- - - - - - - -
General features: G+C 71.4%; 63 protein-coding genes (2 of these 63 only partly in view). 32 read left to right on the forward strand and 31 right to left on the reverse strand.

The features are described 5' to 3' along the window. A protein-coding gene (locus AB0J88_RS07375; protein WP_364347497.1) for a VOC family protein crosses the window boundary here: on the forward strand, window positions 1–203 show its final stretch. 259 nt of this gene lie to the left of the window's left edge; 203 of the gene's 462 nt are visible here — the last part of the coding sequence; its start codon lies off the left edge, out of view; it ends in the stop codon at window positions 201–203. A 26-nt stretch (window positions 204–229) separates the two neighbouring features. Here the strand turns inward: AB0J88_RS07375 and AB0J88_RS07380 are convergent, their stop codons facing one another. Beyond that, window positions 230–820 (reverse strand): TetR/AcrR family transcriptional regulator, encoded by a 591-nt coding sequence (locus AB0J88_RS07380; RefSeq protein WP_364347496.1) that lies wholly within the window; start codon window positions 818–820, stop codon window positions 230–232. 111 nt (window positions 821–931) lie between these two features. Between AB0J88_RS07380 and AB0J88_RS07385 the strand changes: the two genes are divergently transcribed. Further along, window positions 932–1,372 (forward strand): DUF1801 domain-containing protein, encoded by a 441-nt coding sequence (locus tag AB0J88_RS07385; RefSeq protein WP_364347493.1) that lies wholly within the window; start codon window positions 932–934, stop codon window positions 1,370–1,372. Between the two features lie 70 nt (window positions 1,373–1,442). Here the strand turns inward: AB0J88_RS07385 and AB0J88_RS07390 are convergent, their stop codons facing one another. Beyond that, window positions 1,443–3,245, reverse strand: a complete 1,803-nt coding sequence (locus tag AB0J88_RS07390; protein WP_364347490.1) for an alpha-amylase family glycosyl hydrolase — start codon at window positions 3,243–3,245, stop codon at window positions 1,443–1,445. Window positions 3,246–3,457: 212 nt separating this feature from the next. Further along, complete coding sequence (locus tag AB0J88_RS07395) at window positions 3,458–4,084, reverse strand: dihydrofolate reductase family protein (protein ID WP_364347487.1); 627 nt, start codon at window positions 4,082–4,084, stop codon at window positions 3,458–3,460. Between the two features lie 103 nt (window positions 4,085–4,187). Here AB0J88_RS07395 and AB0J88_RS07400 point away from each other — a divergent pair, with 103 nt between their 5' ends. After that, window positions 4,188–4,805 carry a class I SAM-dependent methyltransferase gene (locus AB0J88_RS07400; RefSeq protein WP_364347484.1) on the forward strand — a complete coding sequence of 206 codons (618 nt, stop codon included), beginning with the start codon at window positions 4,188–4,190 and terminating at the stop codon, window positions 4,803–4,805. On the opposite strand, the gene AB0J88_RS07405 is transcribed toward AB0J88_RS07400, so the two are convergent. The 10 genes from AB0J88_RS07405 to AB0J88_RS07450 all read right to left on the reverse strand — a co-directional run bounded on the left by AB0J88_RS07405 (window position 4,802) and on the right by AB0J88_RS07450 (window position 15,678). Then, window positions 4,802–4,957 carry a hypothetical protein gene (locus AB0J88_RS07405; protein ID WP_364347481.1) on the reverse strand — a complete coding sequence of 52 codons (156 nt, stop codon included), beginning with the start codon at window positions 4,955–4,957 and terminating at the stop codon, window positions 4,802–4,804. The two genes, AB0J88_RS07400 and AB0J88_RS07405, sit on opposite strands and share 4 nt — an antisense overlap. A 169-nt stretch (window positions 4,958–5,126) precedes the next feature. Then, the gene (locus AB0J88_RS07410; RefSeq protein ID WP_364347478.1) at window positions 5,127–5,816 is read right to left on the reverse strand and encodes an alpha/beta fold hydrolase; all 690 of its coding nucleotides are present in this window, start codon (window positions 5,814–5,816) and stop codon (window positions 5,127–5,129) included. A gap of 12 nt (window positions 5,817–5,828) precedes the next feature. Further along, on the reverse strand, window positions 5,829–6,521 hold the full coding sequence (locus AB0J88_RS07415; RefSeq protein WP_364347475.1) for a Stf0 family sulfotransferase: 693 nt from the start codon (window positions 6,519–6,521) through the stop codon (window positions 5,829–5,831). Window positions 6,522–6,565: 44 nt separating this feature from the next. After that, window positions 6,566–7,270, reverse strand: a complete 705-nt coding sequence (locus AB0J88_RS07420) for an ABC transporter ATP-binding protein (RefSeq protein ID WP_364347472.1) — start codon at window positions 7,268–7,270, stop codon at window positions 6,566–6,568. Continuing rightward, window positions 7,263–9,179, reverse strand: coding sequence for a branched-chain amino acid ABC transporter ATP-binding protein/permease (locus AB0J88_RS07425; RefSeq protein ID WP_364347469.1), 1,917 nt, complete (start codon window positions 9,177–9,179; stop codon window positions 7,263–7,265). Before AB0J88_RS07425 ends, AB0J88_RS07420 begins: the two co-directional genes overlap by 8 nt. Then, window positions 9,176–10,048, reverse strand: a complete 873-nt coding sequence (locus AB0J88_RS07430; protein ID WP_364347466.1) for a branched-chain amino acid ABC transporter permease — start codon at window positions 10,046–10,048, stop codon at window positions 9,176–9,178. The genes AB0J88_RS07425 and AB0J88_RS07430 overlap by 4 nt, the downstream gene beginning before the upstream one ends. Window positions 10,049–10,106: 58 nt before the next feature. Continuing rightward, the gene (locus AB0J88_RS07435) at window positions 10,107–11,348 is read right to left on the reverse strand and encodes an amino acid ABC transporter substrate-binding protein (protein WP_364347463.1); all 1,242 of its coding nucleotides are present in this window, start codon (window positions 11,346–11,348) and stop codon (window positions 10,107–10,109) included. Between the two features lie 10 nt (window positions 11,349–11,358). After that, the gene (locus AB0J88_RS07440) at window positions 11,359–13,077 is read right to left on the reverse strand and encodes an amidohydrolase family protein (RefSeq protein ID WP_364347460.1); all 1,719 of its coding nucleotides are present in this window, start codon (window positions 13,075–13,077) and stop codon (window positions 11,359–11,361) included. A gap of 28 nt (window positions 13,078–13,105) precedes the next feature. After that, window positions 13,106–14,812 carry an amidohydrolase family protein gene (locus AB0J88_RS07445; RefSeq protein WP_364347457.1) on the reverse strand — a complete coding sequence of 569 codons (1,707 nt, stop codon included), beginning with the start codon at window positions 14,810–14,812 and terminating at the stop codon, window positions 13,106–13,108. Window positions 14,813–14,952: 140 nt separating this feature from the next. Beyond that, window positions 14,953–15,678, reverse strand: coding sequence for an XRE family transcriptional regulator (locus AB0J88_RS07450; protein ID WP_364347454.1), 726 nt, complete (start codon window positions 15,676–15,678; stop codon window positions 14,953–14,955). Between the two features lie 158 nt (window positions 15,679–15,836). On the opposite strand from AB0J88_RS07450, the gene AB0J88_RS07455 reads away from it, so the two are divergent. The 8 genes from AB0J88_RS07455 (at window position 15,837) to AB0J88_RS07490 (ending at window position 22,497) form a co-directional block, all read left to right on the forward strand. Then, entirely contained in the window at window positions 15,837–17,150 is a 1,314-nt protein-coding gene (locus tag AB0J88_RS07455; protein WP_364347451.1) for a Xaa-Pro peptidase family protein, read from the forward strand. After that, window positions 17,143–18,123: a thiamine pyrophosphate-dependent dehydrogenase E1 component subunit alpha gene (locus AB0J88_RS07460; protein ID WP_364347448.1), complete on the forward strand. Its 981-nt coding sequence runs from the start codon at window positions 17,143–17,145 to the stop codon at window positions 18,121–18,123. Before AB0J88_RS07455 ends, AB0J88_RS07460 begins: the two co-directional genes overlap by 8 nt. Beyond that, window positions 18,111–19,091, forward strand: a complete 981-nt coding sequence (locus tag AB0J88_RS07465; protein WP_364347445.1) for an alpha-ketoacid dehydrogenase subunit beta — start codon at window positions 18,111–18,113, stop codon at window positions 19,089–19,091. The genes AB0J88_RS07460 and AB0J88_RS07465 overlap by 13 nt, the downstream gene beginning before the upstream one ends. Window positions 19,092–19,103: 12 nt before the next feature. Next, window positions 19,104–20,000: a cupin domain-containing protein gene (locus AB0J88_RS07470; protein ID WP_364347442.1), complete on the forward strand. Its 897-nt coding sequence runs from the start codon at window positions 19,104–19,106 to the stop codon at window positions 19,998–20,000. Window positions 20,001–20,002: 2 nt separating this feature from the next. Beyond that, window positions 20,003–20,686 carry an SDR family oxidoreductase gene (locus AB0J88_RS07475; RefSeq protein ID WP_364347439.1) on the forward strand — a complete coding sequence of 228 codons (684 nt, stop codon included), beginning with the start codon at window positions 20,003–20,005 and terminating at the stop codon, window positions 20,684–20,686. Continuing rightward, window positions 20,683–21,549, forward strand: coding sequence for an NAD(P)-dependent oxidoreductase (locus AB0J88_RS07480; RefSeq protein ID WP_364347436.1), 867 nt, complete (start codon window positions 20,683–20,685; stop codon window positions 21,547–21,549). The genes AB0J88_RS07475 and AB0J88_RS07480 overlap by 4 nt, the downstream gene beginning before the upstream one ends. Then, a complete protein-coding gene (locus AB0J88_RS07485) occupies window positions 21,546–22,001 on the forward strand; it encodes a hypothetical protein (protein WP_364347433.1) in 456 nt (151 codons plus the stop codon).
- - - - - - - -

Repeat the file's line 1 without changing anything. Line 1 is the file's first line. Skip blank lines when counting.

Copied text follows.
General features: G+C 71.4%; 63 protein-coding genes (2 of these 63 only partly in view). 32 read left to right on the forward strand and 31 right to left on the reverse strand.